International Law is a convenient label for two discrete areas of practice.
Firstly, there is public international law, or the law of nations. This governs the law between States and is created through treaties, conventions and practice; dualist theory suggests international laws require to be incorporated domestically in order that they have the force of law within the State. An example is the European Convention on Human Rights, which is justiciable domestically through the Human Rights Act 1998.
Public international law is also characterised by international courts and tribunals, and members of Axiom have experience of representing parties, for example, before the European Court of Human Rights, and the Court of Justice of the European Union.
Secondly, there is private international law, a quite distinct body of law governing disputes between individuals with a foreign element. These disputes raise questions such as: whose law governs a particular legal problem; do the Scottish courts have jurisdiction to hear an action of damages against a foreign company; where is a company domiciled; and how can a foreign court's order be enforced in Scotland.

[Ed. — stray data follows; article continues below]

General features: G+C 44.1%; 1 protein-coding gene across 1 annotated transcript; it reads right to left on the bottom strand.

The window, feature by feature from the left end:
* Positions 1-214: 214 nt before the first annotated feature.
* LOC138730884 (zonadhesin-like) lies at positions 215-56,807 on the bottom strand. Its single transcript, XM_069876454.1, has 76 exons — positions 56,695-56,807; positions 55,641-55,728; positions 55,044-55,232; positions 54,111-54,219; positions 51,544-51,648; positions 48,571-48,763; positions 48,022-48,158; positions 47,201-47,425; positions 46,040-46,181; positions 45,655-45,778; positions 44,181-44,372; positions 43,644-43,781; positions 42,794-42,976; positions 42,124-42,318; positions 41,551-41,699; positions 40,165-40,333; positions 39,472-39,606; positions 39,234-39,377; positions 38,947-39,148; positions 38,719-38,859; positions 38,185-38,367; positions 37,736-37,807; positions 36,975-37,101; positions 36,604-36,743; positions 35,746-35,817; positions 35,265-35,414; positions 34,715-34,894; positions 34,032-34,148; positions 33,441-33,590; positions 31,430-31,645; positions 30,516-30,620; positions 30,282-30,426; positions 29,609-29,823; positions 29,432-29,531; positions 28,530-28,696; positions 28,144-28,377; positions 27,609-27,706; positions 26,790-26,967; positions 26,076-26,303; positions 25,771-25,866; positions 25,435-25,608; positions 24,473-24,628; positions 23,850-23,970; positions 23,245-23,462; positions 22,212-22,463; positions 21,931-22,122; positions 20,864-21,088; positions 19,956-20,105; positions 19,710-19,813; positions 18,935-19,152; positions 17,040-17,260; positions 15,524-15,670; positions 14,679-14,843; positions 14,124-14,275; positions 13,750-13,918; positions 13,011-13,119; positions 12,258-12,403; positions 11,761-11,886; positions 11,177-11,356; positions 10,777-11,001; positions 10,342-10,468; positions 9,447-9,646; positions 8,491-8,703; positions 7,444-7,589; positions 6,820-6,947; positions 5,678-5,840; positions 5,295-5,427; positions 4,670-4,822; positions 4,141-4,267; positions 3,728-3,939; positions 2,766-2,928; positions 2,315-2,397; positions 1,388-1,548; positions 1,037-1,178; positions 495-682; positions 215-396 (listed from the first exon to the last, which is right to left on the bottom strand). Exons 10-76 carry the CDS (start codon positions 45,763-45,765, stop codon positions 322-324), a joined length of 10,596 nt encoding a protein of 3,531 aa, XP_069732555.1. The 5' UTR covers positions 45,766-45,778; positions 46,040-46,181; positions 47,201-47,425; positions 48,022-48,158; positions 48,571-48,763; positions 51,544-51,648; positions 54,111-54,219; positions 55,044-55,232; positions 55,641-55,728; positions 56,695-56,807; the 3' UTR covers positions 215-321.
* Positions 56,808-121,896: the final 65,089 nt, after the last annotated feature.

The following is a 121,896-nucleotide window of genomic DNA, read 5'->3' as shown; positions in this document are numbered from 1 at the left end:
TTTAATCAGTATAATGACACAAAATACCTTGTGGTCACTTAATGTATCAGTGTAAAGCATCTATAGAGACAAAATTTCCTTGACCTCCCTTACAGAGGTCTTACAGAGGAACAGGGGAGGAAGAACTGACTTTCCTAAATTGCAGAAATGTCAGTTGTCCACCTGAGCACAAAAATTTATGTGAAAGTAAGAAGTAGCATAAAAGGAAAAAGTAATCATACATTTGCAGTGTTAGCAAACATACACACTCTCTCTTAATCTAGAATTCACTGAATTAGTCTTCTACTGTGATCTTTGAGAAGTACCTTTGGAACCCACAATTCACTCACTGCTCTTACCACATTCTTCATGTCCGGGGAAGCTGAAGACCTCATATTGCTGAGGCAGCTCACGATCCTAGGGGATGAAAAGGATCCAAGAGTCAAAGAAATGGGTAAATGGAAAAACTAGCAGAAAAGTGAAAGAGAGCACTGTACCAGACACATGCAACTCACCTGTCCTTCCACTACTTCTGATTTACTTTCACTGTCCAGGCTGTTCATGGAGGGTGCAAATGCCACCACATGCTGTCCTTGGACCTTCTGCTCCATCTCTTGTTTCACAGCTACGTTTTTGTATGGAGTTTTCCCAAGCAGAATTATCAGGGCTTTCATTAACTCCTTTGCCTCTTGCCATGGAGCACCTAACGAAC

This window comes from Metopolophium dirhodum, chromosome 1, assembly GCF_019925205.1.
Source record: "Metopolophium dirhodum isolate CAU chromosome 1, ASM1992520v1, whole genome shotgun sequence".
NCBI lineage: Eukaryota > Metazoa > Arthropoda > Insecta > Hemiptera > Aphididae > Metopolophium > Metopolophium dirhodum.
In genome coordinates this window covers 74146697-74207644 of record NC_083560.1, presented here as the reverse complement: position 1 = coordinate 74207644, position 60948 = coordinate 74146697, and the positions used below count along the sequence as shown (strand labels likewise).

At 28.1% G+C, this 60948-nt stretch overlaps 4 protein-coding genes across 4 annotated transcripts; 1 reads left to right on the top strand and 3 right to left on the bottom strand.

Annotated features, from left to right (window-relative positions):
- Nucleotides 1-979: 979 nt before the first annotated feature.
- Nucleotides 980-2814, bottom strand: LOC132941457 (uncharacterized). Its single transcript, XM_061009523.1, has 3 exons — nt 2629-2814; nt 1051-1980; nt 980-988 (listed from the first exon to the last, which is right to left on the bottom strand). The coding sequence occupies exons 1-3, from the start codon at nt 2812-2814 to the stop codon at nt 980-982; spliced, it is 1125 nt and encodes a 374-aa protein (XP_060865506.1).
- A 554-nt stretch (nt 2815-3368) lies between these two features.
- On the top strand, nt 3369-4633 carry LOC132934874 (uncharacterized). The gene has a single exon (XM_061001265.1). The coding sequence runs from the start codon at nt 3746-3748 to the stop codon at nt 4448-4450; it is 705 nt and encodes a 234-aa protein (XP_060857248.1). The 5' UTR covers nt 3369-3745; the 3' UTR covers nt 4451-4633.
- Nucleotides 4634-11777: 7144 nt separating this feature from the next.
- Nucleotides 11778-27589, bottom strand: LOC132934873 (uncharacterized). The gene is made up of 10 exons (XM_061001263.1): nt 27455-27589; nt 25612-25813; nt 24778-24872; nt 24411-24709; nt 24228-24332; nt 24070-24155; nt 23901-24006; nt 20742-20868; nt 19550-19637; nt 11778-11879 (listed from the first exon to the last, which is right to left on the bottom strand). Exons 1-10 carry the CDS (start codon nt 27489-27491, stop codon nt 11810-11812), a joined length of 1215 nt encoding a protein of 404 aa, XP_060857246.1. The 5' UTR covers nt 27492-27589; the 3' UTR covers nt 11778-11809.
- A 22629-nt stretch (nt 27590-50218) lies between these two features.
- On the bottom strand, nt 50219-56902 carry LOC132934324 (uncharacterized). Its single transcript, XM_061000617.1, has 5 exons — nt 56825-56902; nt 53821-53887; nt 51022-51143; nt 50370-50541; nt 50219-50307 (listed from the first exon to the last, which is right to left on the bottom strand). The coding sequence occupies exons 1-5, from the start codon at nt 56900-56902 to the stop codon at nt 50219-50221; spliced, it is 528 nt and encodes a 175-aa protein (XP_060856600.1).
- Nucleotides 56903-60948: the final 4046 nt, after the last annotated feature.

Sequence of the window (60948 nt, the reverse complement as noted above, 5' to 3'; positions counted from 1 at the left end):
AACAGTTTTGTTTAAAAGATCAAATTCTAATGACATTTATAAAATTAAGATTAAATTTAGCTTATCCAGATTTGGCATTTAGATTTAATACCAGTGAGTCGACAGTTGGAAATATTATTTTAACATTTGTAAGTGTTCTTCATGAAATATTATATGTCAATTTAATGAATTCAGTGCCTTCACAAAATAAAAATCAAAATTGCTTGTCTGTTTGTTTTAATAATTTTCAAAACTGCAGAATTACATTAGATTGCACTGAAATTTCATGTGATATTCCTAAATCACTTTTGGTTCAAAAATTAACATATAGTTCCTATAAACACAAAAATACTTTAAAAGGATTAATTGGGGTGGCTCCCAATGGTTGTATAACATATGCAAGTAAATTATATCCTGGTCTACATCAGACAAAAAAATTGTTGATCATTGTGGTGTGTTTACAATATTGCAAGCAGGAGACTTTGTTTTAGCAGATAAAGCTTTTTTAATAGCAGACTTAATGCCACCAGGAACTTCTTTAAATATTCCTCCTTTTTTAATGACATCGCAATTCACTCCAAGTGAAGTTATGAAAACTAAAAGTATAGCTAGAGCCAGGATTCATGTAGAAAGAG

The more that people, money, goods and services move around the world, capital and supply chains cross borders, the more disputes will contain a foreign element engaging the rules of private international law.
Following the UK’s departure from the European Union we may seek to forge new trading relationships globally and fresh issues of public and private international law may arise.
The UK’s new relationship with the European Union presents a panoply of international law issues which individuals, companies and public bodies will require advice upon.
Members of Axiom have extensive experience in both of these areas of practice. They are also frequently instructed in relation to disputes of an international nature both in Scotland and further afield.